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In Praise of APL: A Language for Lyrical Programming (1977) (jsoftware.com)
18 points by srpeck on Nov 7, 2014 | hide | past | web | favorite | 3 comments



I posted this link [1] a few days ago on another thread. It is very relevant here.

Yes, APL was an amazing language. It was also way ahead of it's time. The technology wasn't quite ready for it back then. One can only wonder what might have happened had it been introduced thirty years later. The language simply didn't have an opportunity to evolve and mutate into something that could be pretty amazing by today's standards. If you've never used APL none of this will make sense to you.

And, no, J and other variants are equivalent. They really didn't contribute to the original concept of the language. As I said in a prior thread, given what Iverson says in this paper it is hard to imagine J as anything other than a lame attempt to reach some degree of financial success in an era when doing a language that was based on the concept of creating a notation system for computing was just about impossible. J, in many ways, is an abomination that may have hastened the lack of interest in APL.

Not sure a renaissance is possible today despite seeing posts on HN every few months.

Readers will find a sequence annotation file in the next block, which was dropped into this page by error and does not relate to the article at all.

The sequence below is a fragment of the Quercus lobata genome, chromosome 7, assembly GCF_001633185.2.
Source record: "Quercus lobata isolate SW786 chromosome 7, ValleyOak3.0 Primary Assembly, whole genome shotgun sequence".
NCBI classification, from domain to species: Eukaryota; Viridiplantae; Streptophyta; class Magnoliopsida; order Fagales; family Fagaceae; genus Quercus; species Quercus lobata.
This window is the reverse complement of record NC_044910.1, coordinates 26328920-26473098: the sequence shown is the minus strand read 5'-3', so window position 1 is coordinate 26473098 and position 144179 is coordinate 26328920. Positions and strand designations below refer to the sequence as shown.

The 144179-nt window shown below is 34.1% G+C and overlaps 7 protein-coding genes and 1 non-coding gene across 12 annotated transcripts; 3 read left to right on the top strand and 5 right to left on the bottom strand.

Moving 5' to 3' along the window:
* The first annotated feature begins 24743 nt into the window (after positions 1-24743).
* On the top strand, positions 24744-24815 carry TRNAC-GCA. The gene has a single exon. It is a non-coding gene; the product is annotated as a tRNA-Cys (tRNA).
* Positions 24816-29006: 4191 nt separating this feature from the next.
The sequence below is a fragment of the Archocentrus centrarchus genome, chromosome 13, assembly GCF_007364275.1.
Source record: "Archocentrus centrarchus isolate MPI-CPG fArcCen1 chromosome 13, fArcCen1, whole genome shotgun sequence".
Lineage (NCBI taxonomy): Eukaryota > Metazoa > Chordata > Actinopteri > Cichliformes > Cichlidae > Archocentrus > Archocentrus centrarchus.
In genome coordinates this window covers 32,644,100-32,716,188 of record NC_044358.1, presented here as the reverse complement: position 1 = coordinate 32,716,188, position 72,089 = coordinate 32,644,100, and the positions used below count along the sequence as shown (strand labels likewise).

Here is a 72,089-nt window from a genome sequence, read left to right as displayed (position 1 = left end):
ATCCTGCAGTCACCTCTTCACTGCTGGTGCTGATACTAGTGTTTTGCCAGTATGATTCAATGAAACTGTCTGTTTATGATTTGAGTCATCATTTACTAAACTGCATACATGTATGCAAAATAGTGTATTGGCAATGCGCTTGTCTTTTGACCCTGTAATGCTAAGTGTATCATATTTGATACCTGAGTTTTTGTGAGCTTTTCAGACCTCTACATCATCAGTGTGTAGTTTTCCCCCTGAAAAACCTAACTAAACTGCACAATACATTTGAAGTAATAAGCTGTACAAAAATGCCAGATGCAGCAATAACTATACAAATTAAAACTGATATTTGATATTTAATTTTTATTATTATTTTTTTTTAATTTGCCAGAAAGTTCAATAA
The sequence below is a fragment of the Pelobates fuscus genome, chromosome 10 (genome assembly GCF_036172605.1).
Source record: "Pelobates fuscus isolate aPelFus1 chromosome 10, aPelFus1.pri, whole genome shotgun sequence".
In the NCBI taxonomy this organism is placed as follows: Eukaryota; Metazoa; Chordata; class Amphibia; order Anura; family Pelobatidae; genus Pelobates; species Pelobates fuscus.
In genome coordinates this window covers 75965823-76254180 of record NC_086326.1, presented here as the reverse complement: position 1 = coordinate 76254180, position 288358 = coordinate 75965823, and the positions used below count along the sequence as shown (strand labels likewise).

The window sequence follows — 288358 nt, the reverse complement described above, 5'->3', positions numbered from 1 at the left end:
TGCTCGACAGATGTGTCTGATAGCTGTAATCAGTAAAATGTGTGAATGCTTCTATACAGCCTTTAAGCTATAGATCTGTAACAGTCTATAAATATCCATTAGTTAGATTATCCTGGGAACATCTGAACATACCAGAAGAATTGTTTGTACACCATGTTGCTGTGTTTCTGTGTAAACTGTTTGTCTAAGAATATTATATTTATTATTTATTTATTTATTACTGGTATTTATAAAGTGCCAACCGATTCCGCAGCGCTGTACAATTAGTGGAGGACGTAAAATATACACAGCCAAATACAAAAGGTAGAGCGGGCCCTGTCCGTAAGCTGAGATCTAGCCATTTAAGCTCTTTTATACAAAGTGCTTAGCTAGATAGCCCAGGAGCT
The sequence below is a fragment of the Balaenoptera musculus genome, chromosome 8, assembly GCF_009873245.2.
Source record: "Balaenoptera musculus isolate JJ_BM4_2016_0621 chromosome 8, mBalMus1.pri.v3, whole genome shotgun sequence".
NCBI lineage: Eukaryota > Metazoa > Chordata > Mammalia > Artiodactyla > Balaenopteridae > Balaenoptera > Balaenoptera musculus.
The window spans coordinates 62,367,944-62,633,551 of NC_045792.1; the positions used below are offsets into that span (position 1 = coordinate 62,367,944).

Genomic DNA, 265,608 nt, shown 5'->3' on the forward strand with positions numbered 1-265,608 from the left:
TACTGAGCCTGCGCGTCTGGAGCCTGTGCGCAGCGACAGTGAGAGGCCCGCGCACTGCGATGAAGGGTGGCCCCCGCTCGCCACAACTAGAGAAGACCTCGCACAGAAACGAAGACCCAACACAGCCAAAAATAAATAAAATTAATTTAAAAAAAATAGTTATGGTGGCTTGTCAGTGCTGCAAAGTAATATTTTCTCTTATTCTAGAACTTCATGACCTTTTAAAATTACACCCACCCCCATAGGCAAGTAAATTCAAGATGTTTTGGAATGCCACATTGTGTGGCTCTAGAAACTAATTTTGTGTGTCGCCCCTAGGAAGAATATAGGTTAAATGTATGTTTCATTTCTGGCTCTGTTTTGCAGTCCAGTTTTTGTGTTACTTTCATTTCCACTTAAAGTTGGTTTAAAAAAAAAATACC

[1] http://www.eecg.toronto.edu/~jzhu/csc326/readings/iverson.pd...


APL was the first language I learned - we used an IBM Selectric type terminal with an APL type ball on a time sharing system. I still fondly remember writing Least Squares analyses in 1 line of "code". I couldn't believe how clunky Fortran and Basic were in comparison.


Same here. My father worked for IBM research and we would use APL to code up spirographs and Lissajous curves. I would type in a slightly different number and get a new sprirograph which was neat for 10-12 year old kid. I am doing the same with my kids now though with Python. Anyway just for a play/fun side-project I am writing an APL interpreter in Java. But what I would really like to see is a Pythonistas type app but for APL with the tablet virtual keyboards supporting the APL glyphs. I wish I had more time, I would tackle this myself. I would also like to see APL in an IPython Notebook-like environment (now project Jupyter, I believe). Jupyter is meant to support R and Julia, but hopefully APL can be plugged in perhaps with NGN APL. With virtual keyboards I really believe we could see renewed interest in APL.




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